April 2017

Five years after the civil war broke out in Syria, more than 11 million Syrian refugees find themselves still longing for home. Many refugees fled to neighboring countries with only the clothes on their backs, and now they are heavily dependent on quickly depleting international aid.

The need is crushing, but through this crisis, doors for the gospel are opening. Muslims who would have never let a Christian into their homes are now getting to hear the hope of the gospel, and receiving life-saving supplies through the ABWE Syrian Refugee Relief Fund.

 Thanks to the contributions of generous supporters, ABWE has sent more than $190,000 dollars to help provide refugees with basics like food, heaters, clothing, and education. These small offerings in a sea of desperation have made a huge impact.

“Showing the love of Christ in practical ways has opened doors to share the story of hope — doors that would never have been opened were it not for this horrible tragedy,” said an ABWE worker ministering in the Middle East. “They are sensing the love we have for them and our genuine desire to get to know them and care for them.”

The impact of these efforts was evident when one relief team visited a community of refugees that they had been working with for a few months. At first glance, the area just looked like a cluster of abandoned buildings. But as the relief team’s familiar car came to a stop, people began to emerge and a man silently pulled back a plastic sheet covering the entry to their shelter and motioned for the team to come inside.

They obeyed and stepped into a dark, cold room where winter winds were forcing their way in through large holes in a wall shoddily covered by tattered blankets. In one corner, a lone bulb strained to illuminate the room, and in another corner, a young boy struggled to keep warm next to a heater the team had provided them with aid from the ABWE Syrian Refugee Relief Fund.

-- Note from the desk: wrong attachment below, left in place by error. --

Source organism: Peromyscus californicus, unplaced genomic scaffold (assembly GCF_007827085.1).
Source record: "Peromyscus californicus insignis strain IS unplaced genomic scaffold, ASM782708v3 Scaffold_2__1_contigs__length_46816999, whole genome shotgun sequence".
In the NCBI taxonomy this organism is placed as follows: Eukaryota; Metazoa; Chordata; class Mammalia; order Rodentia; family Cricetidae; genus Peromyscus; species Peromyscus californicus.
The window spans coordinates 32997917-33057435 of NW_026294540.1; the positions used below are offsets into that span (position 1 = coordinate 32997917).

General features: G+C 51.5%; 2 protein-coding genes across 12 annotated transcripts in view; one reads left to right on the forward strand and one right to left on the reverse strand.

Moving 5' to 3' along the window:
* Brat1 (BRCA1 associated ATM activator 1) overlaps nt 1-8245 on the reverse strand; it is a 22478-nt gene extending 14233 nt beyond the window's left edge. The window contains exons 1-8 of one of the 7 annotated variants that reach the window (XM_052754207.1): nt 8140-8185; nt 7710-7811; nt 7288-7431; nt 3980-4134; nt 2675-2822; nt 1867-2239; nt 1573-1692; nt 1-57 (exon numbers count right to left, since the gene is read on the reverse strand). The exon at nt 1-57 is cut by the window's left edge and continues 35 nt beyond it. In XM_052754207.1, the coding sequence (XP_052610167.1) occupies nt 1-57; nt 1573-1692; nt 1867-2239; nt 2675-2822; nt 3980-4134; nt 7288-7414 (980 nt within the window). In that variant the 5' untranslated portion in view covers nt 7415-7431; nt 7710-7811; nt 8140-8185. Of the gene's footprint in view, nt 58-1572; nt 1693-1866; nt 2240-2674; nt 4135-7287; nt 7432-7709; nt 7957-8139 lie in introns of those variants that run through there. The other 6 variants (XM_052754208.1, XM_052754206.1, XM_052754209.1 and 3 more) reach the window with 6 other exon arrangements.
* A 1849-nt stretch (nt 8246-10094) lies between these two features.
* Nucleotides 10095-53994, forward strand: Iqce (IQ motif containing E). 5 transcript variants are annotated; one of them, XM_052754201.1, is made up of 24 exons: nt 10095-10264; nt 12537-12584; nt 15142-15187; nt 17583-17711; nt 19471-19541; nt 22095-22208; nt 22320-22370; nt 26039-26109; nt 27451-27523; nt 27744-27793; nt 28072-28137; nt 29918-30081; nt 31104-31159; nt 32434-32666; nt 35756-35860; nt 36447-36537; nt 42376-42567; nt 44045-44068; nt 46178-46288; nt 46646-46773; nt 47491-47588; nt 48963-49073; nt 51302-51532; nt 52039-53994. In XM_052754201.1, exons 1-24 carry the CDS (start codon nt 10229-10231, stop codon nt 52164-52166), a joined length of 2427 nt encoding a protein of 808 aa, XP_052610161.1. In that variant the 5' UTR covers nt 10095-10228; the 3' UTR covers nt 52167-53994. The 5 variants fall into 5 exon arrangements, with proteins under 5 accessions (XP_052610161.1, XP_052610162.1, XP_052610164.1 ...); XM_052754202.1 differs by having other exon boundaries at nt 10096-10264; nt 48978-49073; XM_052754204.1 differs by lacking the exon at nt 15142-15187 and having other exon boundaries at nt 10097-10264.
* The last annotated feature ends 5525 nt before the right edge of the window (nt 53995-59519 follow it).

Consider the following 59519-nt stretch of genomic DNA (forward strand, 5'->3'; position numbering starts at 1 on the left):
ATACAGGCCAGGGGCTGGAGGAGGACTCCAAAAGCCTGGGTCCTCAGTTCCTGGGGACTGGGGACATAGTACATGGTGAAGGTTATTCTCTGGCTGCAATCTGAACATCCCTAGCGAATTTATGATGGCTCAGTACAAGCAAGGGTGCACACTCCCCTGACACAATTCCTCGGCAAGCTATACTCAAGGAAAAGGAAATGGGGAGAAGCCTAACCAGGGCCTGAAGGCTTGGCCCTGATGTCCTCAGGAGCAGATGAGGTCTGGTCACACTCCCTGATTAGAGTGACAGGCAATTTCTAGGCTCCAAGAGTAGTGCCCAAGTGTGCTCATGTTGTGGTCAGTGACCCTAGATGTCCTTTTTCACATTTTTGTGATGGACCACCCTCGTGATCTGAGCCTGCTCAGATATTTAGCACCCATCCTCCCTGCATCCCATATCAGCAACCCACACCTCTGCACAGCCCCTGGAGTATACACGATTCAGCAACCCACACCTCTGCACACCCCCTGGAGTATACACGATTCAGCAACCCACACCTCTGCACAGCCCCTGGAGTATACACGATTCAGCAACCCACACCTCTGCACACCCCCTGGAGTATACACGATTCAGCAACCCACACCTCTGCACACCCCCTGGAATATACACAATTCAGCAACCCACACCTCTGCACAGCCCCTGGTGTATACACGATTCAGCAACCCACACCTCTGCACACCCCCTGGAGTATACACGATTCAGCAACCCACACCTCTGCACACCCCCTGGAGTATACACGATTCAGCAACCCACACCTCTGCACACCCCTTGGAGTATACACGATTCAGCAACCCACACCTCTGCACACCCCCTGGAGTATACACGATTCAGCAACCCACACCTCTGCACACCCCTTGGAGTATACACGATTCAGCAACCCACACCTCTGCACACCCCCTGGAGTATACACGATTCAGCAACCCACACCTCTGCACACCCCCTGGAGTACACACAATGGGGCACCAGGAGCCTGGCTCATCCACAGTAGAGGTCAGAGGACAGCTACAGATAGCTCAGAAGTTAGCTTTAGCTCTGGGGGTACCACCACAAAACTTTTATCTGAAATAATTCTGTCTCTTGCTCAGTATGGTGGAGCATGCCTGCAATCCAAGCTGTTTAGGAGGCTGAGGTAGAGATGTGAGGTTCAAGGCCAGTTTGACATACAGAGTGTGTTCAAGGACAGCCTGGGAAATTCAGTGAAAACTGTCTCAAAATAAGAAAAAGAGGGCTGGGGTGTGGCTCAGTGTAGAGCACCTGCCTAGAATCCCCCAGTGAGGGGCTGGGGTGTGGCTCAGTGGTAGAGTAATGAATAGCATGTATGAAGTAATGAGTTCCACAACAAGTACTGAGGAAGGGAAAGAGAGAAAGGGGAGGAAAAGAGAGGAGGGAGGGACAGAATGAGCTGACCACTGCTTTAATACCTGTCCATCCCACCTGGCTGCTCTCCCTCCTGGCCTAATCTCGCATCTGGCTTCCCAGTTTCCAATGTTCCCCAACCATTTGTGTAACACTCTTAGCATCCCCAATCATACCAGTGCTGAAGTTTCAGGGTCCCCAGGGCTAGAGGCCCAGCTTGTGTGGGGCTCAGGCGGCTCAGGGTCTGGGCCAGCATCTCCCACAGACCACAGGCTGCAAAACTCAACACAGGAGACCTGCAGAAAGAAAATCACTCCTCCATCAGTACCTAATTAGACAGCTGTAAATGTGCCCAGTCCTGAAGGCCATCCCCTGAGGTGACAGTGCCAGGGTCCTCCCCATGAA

The man directed the team to take a seat on a shabby carpet as a steady stream of dark figures wordlessly entered. Soon, the room was completely filled with men, women, and children who had heard about the team’s aid.

These refugees were used to living in the shadows so not a sound was heard until a relief team member named Samir* introduced his team. He explained that they were Christians who love Jesus and that they represented many Christians involved in this aid effort. Then, Samir did something these survivors were not used to: he asked them how they were doing.

Representing the voice of this community, one man explained that life was not difficult because no one was trying to kill them here. But he also explained that it wasn’t easy. They struggled to find work, faced high rent by local landlords exploiting the refugees, had limited access to medical care, and lacked basics, like shoes and diapers.

“No one sees us. But you did. You cared and gave us this heater,” one man said, pointing to the lone heater in the corner. “Without this we would have nothing,”

After more discussion, Samir asked the refugees what they thought the main obstacle to peace in Syria was. He expected a political and complicated answer, but one man simply said, “We do not forgive or forget.”

Others nodded in agreement, and Samir saw an opening.

“Do you know what Christmas is about?” Samir asked.

Most people averted eyes and some shrugged their shoulders.

“Christmas is about peace,” he explained. “Jesus was born to take your sin and give you peace with God. Jesus died for this and forgiveness is a free gift for all those who repent and love Jesus. When we know God has forgiven us for our wrongs, we know we can forgive others, and we can be at peace.”

Over the next few hours, Samir and his team discussed and answered questions.

This is how doors are slowly opening in hard-to-reach regions of the world — compassion leading to meaningful conversation about the Creator and Giver of peace.

Learn how you can help share Christs’ love with Syrian refugees.

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